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Planning this kind of strategy was relatively easy. The hard part (for me, anyway) was accepting what my own role had to be.
One thing I understood from the beginning is that the press almost completely tunes out abstractions. They won't write about ideas without larger-than-life personalities fronting them. Everything has to be story, drama, conflict, sound bites. Otherwise most reporters will simply go to sleep -- and if they don't, their editors will.
Accordingly, I knew somebody with very particular characteristics would be needed to front the community's response to the Netscape opportunity. We needed a firebrand, a spin doctor, a propagandist, an ambassador, an evangelist -- somebody who could dance and sing and shout from the housetops and seduce reporters and huggermug with CEOs and bang the media machine until its contrary gears ground out the message: The revolution is here!
Unlike most hackers, I have the brain chemistry of an extrovert and had already had extensive experience at dealing with the press. Looking around me, I couldn't see anyone better qualified to play evangelist. But I didn't want the job, because I knew it would cost me my life for many months, maybe for years. My privacy would be destroyed. I'd probably end up caricatured as a geek by the mainstream press and (worse) despised as a sell-out or glory-hog by a significant fraction of my own tribe. Worse than all the other bad consequences put together, I probably wouldn't have time to hack any more!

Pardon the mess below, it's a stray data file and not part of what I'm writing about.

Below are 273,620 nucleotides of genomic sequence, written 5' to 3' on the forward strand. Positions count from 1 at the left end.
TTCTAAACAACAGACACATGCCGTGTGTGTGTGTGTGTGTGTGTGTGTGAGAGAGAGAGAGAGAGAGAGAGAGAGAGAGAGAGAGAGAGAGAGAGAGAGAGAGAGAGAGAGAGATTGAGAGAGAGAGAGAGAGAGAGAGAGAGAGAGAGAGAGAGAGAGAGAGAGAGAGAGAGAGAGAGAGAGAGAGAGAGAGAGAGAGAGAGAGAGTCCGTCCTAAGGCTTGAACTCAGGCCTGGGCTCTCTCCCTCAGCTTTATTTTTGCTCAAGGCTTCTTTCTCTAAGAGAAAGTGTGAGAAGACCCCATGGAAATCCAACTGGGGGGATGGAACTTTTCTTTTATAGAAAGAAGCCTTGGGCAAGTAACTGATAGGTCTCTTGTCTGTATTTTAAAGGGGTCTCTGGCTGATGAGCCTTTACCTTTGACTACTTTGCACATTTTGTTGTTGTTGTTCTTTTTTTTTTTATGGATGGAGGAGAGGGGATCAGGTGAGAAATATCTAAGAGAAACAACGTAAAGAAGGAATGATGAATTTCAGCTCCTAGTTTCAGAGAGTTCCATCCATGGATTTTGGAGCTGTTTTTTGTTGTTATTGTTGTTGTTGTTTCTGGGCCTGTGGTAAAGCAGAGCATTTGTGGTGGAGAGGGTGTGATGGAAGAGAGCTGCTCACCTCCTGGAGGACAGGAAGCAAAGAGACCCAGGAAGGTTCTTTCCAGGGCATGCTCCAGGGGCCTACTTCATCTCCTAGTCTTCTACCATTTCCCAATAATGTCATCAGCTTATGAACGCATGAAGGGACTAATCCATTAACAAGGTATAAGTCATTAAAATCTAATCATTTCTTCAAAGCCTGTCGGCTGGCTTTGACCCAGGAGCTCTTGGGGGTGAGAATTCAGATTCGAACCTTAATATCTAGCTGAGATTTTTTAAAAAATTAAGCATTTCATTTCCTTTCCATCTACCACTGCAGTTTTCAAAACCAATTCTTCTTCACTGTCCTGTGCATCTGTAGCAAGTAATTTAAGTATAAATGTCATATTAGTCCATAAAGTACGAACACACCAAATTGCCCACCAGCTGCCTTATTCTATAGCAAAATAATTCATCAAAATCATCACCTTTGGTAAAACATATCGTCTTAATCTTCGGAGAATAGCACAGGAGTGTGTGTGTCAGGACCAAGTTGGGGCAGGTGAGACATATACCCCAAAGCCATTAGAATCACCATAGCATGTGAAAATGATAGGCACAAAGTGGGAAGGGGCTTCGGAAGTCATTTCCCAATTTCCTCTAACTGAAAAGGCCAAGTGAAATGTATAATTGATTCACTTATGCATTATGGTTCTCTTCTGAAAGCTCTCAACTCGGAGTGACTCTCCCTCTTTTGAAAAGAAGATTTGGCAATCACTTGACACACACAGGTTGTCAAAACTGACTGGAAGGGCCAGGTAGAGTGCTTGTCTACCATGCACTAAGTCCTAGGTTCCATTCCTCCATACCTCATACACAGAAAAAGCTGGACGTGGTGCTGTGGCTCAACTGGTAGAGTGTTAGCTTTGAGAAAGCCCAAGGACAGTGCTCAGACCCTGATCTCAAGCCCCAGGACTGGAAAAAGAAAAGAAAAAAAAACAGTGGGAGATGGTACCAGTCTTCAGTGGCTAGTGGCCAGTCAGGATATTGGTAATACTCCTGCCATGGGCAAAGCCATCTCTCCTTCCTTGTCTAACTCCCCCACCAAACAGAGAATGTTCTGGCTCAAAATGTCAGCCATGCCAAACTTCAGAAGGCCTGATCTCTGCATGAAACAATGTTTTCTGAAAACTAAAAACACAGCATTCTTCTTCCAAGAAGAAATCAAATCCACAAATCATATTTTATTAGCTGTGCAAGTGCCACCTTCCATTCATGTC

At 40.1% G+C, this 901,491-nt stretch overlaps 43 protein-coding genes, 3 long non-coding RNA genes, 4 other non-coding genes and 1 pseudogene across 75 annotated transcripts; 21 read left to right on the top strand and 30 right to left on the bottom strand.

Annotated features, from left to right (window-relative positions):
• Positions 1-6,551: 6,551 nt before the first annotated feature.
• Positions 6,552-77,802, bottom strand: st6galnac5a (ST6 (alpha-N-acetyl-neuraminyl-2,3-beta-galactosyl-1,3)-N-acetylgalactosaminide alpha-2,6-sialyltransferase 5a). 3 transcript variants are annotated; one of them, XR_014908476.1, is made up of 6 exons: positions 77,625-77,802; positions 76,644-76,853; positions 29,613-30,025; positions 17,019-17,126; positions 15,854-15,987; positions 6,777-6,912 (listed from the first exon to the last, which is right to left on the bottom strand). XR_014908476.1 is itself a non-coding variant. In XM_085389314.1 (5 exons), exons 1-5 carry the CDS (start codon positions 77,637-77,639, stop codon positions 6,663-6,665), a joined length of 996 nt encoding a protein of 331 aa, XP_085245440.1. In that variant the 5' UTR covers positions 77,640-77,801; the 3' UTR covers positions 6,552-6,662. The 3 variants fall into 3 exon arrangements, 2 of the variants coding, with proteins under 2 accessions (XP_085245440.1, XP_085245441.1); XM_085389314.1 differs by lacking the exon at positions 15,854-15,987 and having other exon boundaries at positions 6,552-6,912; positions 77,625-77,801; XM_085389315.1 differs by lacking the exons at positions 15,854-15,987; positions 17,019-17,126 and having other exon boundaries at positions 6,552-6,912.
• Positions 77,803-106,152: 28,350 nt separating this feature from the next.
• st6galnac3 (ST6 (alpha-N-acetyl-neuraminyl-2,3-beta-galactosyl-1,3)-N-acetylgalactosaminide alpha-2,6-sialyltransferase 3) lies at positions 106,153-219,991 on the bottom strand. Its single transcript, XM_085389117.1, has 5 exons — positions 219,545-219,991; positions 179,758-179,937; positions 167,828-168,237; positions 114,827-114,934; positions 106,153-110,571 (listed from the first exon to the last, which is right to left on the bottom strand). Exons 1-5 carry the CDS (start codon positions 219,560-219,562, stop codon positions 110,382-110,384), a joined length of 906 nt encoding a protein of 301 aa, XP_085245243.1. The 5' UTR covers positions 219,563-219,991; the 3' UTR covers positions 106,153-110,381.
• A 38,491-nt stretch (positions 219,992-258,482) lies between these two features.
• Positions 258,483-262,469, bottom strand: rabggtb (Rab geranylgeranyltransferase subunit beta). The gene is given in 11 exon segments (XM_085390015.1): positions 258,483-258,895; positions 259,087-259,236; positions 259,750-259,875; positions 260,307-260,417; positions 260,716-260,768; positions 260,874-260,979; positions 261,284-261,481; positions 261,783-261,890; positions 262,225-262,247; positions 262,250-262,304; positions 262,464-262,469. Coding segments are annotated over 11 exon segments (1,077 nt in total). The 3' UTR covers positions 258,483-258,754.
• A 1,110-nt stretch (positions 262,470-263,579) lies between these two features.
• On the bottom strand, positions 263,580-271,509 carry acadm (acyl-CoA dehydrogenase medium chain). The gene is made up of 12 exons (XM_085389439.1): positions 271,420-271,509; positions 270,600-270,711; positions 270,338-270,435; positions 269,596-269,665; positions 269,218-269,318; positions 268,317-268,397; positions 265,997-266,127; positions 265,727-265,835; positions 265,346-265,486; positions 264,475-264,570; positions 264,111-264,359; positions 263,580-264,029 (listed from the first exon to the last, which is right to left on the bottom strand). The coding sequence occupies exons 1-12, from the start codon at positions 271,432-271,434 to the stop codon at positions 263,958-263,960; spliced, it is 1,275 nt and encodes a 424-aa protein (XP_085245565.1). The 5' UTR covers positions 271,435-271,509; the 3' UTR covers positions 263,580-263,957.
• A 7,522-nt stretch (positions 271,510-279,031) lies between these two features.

I had to ask myself: are you fed up enough with watching your tribe lose to do whatever it takes to win? I decided the answer was yes -- and having so decided, threw myself into the dirty but necessary job of becoming a public figure and media personality.
I'd learned some basic media chops while editing The New Hacker's Dictionary. This time I took it much more seriously and developed an entire theory of media manipulation which I then proceeded to apply. This is not the place to describe the theory in detail, but it centers around the use of what I call ``attractive dissonance'' to fan an itchy curiosity about the evangelist, and then exploiting that itch for all it's worth in promoting the ideas.
The combination of the ''open source`` label and deliberate promotion of myself as an evangelist turned out to have both the good and bad consequences that I expected. The ten months after the Netscape announcement featured a steady exponential increase in media coverage of Linux and the open-source world in general. Throughout this period, approximately a third of these articles quoted me directly; most of the other two-thirds used me as a background source. At the same time, a vociferous minority of hackers declared me an evil egotist. I managed to preserve a sense of humor about both outcomes (though occasionally with some difficulty).
My plan from the beginning was that, eventually, I would hand off the evangelist role to some successor, either an individual or organization. There would come a time when charisma became less effective than broad-based institutional respectability (and, from my own point of view, the sooner the better!). At the time of this writing I am attempting to transfer my personal connections and carefully built-up reputation with the press to the Open Source Initiative, an incorporated nonprofit formed specifically to manage the Open Source trademark. I am currently the president of this organization, but hope and expect not to remain so indefinitely.